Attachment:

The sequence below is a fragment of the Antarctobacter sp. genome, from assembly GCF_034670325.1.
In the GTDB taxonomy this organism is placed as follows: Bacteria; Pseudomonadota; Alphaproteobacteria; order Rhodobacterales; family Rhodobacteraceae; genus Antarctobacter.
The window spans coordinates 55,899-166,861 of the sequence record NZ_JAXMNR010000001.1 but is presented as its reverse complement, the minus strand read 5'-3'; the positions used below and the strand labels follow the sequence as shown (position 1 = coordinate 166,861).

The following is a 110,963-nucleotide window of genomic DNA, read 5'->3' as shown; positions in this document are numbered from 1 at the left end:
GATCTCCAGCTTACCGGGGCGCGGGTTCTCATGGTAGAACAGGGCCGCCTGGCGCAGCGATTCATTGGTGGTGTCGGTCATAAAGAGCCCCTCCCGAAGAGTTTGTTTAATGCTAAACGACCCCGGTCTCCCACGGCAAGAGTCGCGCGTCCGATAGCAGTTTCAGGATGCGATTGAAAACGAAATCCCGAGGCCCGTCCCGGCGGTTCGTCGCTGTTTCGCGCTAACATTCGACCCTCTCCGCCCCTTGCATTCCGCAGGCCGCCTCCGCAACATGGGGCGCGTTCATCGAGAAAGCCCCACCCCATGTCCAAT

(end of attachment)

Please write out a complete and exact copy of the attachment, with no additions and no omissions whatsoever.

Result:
The sequence below is a fragment of the Antarctobacter sp. genome, from assembly GCF_034670325.1.
In the GTDB taxonomy this organism is placed as follows: Bacteria; Pseudomonadota; Alphaproteobacteria; order Rhodobacterales; family Rhodobacteraceae; genus Antarctobacter.
The window spans coordinates 55,899-166,861 of the sequence record NZ_JAXMNR010000001.1 but is presented as its reverse complement, the minus strand read 5'-3'; the positions used below and the strand labels follow the sequence as shown (position 1 = coordinate 166,861).

The following is a 110,963-nucleotide window of genomic DNA, read 5'->3' as shown; positions in this document are numbered from 1 at the left end:
GATCTCCAGCTTACCGGGGCGCGGGTTCTCATGGTAGAACAGGGCCGCCTGGCGCAGCGATTCATTGGTGGTGTCGGTCATAAAGAGCCCCTCCCGAAGAGTTTGTTTAATGCTAAACGACCCCGGTCTCCCACGGCAAGAGTCGCGCGTCCGATAGCAGTTTCAGGATGCGATTGAAAACGAAATCCCGAGGCCCGTCCCGGCGGTTCGTCGCTGTTTCGCGCTAACATTCGACCCTCTCCGCCCCTTGCATTCCGCAGGCCGCCTCCGCAACATGGGGCGCGTTCATCGAGAAAGCCCCACCCCATGTCCAAT